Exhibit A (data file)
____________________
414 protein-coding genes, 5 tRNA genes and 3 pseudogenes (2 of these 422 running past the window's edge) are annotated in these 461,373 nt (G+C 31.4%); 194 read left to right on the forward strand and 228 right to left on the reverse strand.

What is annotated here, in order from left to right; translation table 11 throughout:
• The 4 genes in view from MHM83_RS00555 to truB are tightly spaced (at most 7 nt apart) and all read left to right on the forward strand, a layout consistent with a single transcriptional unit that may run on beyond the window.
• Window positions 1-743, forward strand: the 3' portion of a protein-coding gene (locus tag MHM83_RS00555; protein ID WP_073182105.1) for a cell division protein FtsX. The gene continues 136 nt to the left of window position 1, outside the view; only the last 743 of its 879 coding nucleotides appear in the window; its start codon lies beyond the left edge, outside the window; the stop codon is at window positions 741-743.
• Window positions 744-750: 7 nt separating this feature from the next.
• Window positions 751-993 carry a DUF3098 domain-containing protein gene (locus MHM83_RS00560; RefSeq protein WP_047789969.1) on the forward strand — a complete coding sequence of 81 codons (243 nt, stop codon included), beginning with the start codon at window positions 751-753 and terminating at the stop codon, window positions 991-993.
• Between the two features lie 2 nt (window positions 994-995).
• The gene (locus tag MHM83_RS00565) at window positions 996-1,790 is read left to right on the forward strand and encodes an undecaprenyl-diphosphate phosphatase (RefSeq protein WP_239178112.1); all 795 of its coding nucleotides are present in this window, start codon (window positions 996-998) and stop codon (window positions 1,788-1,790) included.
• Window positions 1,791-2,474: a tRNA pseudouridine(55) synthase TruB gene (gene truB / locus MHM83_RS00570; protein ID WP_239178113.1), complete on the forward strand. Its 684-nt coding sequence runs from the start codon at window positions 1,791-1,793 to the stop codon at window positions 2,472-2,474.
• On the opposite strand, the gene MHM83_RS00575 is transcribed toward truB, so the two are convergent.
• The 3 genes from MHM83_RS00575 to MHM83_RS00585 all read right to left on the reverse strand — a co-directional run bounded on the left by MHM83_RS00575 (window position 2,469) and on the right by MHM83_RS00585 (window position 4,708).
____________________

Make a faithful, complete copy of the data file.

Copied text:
414 protein-coding genes, 5 tRNA genes and 3 pseudogenes (2 of these 422 running past the window's edge) are annotated in these 461,373 nt (G+C 31.4%); 194 read left to right on the forward strand and 228 right to left on the reverse strand.

What is annotated here, in order from left to right; translation table 11 throughout:
• The 4 genes in view from MHM83_RS00555 to truB are tightly spaced (at most 7 nt apart) and all read left to right on the forward strand, a layout consistent with a single transcriptional unit that may run on beyond the window.
• Window positions 1-743, forward strand: the 3' portion of a protein-coding gene (locus tag MHM83_RS00555; protein ID WP_073182105.1) for a cell division protein FtsX. The gene continues 136 nt to the left of window position 1, outside the view; only the last 743 of its 879 coding nucleotides appear in the window; its start codon lies beyond the left edge, outside the window; the stop codon is at window positions 741-743.
• Window positions 744-750: 7 nt separating this feature from the next.
• Window positions 751-993 carry a DUF3098 domain-containing protein gene (locus MHM83_RS00560; RefSeq protein WP_047789969.1) on the forward strand — a complete coding sequence of 81 codons (243 nt, stop codon included), beginning with the start codon at window positions 751-753 and terminating at the stop codon, window positions 991-993.
• Between the two features lie 2 nt (window positions 994-995).
• The gene (locus tag MHM83_RS00565) at window positions 996-1,790 is read left to right on the forward strand and encodes an undecaprenyl-diphosphate phosphatase (RefSeq protein WP_239178112.1); all 795 of its coding nucleotides are present in this window, start codon (window positions 996-998) and stop codon (window positions 1,788-1,790) included.
• Window positions 1,791-2,474: a tRNA pseudouridine(55) synthase TruB gene (gene truB / locus MHM83_RS00570; protein ID WP_239178113.1), complete on the forward strand. Its 684-nt coding sequence runs from the start codon at window positions 1,791-1,793 to the stop codon at window positions 2,472-2,474.
• On the opposite strand, the gene MHM83_RS00575 is transcribed toward truB, so the two are convergent.
• The 3 genes from MHM83_RS00575 to MHM83_RS00585 all read right to left on the reverse strand — a co-directional run bounded on the left by MHM83_RS00575 (window position 2,469) and on the right by MHM83_RS00585 (window position 4,708).